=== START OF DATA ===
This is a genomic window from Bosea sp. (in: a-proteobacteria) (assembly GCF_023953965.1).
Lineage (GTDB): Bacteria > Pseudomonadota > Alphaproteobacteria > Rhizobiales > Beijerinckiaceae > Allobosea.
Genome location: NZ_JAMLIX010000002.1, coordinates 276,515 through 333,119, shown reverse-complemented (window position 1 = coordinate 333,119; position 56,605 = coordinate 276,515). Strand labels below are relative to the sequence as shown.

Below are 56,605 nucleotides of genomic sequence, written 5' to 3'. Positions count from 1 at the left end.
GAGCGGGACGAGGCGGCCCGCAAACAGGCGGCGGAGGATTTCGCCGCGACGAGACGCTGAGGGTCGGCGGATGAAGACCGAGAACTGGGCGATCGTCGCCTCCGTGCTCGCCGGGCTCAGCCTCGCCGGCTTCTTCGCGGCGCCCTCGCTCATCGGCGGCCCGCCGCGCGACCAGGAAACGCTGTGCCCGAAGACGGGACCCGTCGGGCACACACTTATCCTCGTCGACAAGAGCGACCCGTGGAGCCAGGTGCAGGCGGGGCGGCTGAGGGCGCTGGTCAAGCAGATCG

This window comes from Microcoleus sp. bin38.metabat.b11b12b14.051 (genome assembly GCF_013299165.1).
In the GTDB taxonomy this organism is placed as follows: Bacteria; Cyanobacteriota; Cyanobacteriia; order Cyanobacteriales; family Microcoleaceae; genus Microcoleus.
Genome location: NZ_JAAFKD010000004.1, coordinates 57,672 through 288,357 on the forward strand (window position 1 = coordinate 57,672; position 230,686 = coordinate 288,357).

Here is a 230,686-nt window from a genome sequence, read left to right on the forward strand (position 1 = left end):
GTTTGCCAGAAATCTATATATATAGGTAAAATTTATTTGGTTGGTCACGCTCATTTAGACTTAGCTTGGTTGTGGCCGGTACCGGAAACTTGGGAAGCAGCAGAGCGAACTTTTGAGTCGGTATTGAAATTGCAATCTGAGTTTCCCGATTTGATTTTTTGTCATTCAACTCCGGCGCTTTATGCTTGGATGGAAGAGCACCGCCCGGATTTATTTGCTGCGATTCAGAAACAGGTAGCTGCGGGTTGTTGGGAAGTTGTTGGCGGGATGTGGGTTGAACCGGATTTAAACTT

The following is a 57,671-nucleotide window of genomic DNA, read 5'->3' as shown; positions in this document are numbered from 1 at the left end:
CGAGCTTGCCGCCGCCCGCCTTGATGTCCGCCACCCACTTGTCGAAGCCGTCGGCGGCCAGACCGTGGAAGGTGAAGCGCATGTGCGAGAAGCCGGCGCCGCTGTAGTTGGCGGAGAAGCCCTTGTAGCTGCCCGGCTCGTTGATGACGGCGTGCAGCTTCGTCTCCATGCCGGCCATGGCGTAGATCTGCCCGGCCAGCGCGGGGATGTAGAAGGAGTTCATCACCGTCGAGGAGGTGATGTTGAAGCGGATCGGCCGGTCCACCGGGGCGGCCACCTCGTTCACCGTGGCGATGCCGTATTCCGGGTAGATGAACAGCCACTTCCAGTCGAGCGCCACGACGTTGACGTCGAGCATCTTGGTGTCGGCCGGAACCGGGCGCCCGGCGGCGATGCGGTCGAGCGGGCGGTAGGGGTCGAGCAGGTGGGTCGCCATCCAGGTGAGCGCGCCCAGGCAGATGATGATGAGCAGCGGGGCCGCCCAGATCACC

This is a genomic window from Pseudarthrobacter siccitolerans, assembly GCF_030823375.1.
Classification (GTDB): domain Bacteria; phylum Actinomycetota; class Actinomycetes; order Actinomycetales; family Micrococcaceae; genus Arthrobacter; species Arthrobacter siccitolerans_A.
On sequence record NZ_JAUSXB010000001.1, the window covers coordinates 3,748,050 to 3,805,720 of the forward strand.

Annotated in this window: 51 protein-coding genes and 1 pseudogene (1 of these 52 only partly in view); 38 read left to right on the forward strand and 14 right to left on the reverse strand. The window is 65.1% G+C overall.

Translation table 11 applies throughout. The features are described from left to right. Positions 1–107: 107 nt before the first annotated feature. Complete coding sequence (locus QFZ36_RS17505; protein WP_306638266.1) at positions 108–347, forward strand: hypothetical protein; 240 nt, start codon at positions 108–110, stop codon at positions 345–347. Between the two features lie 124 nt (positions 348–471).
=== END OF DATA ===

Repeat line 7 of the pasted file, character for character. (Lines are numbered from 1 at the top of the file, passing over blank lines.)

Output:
In the GTDB taxonomy this organism is placed as follows: Bacteria; Cyanobacteriota; Cyanobacteriia; order Cyanobacteriales; family Microcoleaceae; genus Microcoleus.